bores are not straight holes.
    the whole idea is the taper guides the reamer.
    just what I have learned from Jackie

    Quote Originally Posted by Rubicon Prec. View Post
    On a manual machine and floating reamer holder, I drill then parallel bore about .010”-020” under shoulder diameter, as deep as I can while sill allowing decent pilot purchase in the bore.

    In the CNC turning center, for most cartridges, I run an 11mm drill in .050” shy of the shoulder, then bore the entire body out, .010” under diameter, .050” short of the shoulder. That reamer is dead nuts aligned and I know the pilot is going to find the bore when it gets there.

  8. #8
    Join Date
    Jul 2016
    Location
    Surprise, AZ
    Posts
    270
    Quote Originally Posted by Butch Lambert View Post
    Gene, I do it basically the same, but stick my 504-513 Mitutoyo in after drilling to make sure it didn't move while I was drilling.

    Can anybody tell me of the advantages of the "Gordy" method if any?
    Yes, I tried it in the old days.
    That's a good point Butch, and one I omitted. I check my setup frequently as I go along. I've seldom had anything move and the few times I've had a change in readings I've suspected machining practices rather than moving the workpiece, but who can tell? I just know things aren't as perfect as I want them to be. I went and took a look at the indicators I use, and I think they're the same as yours, but you have the numbers backwards. Mine at least are 513-504. (As I said, I looked, because I don't even try to remember these numbers.) I use the Long Island Indicators extended tips as necessary.

    Which aspect of the 'Gordy method' are you asking about? I dial my bore in as Gordy describes. It's darn difficult to 'prove' that one technique is better than another as most techniques have produced great shooters at times, but my understanding of the Gordy method (lining up two points in the bore that correspond with the first little bit that the bullet sees) just makes sense to me. My workholding is different because my lathe headstock is too long to access the muzzle end. I can't find any rational explanation that dialing the breech and muzzle end of a barrel into the same line would be of any advantage if you assume that the bore is not perfectly true.

    GsT

  9. #9
    Join Date
    Jan 2015
    Location
    Greenwood, Ca
    Posts
    215
    Quote Originally Posted by rsmithsr View Post
    if you are using a bushing, you have the possibility of it trying to push the reamer off center.
    bores are not straight holes.
    the whole idea is the taper guides the reamer.
    just what I have learned from Jackie
    I have the bore where I want it. I bore the chamber body to match that. The pilot is just along for the ride, but I cant see any reason it would try to push anything off center.

    My reamer is aligned well enough in the turning center that I can rapid the -.0002 pilot into the bore at 1200 ipm. (I dont, but I can).

  10. #10
    Join Date
    Dec 2003
    Location
    washington.........STATE that is.
    Posts
    11,033
    Quote Originally Posted by Rubicon Prec. View Post
    I have the bore where I want it.
    Which indicator do you use to find the throat to center up to bore a 2.5"-3" Magnum length case?

  11. #11
    Join Date
    Jan 2009
    Location
    Ca.
    Posts
    662
    I have in the past made a double pilot indicating rod to a pre-determined length.

  12. #12
    Join Date
    Jan 2015
    Location
    Greenwood, Ca
    Posts
    215
    Quote Originally Posted by alinwa View Post
    Which indicator do you use to find the throat to center up to bore a 2.5"-3" Magnum length case?
    I dont have an indicator that will do that. I use a different method. I understand the errors inherent in my method so I wont make claims of runout that can never be proven. I can say, and backup the fact that my rigidly held reamer with a pilot less than .0002 under bore diameter will go right in without a crash.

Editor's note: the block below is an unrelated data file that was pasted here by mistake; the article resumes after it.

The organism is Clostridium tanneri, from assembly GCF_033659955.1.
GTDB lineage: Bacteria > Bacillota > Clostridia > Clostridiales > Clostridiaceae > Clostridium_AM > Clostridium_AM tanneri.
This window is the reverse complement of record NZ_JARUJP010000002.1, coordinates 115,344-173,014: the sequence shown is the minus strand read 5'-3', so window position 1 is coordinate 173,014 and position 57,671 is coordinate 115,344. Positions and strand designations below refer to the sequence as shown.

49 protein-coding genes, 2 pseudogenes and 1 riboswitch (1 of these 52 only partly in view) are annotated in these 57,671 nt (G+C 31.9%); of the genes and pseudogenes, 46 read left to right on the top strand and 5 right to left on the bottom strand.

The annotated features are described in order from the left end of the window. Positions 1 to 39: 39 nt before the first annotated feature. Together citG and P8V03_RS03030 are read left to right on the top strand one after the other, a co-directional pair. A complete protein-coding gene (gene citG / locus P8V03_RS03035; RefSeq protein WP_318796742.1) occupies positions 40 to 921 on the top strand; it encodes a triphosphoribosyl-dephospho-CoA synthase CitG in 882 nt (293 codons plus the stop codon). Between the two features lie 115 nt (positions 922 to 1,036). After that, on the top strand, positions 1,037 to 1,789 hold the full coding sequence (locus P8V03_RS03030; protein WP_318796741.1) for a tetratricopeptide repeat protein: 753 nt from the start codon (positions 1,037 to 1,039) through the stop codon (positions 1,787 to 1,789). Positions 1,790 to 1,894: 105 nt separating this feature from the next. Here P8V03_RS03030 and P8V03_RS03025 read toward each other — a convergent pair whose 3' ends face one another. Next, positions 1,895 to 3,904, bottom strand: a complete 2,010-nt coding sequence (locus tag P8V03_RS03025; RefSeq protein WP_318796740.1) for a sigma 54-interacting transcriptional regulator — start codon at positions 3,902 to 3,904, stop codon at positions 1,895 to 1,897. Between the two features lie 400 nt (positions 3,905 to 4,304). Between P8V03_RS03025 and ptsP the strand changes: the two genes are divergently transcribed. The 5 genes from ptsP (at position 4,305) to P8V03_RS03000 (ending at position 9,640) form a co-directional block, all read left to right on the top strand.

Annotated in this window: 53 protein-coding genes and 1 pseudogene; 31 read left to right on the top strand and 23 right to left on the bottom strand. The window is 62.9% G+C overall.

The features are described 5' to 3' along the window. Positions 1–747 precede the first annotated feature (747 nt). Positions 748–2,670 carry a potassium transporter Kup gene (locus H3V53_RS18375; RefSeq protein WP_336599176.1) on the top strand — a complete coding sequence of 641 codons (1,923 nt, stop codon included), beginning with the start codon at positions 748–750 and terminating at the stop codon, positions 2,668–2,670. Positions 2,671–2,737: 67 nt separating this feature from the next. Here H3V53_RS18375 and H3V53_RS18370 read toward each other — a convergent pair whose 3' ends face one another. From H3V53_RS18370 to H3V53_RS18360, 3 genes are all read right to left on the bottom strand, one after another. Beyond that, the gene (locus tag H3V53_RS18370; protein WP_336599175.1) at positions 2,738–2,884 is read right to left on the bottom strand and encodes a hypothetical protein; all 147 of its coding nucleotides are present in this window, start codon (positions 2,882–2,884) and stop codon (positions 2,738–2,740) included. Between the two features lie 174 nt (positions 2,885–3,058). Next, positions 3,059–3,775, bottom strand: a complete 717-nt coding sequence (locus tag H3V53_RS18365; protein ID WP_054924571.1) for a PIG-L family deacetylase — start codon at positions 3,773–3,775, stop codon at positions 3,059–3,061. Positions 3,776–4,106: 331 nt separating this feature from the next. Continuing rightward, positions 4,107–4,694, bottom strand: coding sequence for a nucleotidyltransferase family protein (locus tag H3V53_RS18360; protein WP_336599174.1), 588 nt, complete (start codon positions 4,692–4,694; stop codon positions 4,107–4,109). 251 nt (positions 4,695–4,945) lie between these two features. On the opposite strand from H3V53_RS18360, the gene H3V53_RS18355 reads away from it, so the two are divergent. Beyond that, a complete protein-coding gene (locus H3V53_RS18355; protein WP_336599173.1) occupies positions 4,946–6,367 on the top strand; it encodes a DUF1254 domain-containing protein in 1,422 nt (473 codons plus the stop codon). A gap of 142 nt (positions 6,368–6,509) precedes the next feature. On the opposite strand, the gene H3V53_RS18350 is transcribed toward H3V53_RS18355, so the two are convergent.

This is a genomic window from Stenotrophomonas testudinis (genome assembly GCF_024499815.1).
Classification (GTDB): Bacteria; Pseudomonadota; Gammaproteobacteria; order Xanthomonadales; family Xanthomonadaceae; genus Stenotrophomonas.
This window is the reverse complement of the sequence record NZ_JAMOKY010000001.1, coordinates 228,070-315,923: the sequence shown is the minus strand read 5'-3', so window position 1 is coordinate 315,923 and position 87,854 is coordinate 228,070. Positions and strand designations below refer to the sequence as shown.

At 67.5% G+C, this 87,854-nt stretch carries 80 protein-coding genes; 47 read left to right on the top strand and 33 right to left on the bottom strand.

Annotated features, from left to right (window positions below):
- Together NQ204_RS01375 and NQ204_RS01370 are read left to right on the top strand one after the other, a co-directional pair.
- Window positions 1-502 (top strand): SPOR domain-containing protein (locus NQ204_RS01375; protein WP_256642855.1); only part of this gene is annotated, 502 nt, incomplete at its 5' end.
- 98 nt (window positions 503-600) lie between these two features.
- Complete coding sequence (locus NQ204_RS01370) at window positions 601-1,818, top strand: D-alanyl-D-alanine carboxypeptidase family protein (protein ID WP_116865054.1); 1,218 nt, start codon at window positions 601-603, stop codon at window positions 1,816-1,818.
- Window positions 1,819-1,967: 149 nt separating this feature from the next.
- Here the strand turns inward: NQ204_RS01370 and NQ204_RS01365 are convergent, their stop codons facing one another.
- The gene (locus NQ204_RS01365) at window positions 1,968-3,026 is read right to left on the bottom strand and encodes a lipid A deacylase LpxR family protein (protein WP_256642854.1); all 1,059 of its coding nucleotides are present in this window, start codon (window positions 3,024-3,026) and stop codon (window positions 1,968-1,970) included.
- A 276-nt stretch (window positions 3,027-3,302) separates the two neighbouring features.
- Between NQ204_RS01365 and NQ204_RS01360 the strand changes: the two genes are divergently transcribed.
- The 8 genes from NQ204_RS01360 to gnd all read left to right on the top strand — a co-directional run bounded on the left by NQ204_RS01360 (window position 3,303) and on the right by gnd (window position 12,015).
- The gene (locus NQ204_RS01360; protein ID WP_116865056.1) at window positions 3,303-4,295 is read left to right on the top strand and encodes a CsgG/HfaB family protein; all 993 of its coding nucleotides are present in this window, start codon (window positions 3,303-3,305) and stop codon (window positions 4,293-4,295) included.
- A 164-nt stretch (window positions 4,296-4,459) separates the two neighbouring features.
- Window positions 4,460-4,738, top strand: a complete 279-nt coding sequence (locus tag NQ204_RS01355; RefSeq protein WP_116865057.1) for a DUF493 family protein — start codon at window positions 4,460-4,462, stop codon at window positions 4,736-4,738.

13. #13
    Join Date
    Feb 2003
    Location
    Houston, Texas
    Posts
    7,847
    Quote Originally Posted by Rubicon Prec. View Post
    I dont have an indicator that will do that. I use a different method. I understand the errors inherent in my method so I wont make claims of runout that can never be proven. I can say, and backup the fact that my rigidly held reamer with a pilot less than .0002 under bore diameter will go right in without a crash.
    Well, you have sparked my curiosity.

  14. #14
    Join Date
    Dec 2007
    Location
    Home is Monroe, Maine
    Posts
    909
    If you compare the readings you get from running a long stylus in there, to fitting a PTG range rod. You will get two different deviations but which represents the bore? The range rod is referencing the lands, and is a "middle man" and the stylus loses resolution due to its length. I could make a comment on my opinion of the long magnum cartridges, but that might get some people riled up.

  15. #15
    Join Date
    Feb 2003
    Location
    Poetry, Tex.
    Posts
    6,671
    Quote Originally Posted by GeneT View Post
    That's a good point Butch, and one I omitted. I check my setup frequently as I go along. I've seldom had anything move and the few times I've had a change in readings I've suspected machining practices rather than moving the workpiece, but who can tell? I just know things aren't as perfect as I want them to be. I went and took a look at the indicators I use, and I think they're the same as yours, but you have the numbers backwards. Mine at least are 513-504. (As I said, I looked, because I don't even try to remember these numbers.) I use the Long Island Indicators extended tips as necessary.

    Which aspect of the 'Gordy method' are you asking about? I dial my bore in as Gordy describes. It's darn difficult to 'prove' that one technique is better than another as most techniques have produced great shooters at times, but my understanding of the Gordy method (lining up two points in the bore that correspond with the first little bit that the bullet sees) just makes sense to me. My workholding is different because my lathe headstock is too long to access the muzzle end. I can't find any rational explanation that dialing the breech and muzzle end of a barrel into the same line would be of any advantage if you assume that the bore is not perfectly true.

    GsT
    Gene, If I drill, indicate the throat, and bore to my indication at the throat, don't I have 2 points indicated?

Posting Permissions

  • You may not post new threads
  • You may not post replies
  • You may not post attachments
  • You may not edit your posts
  •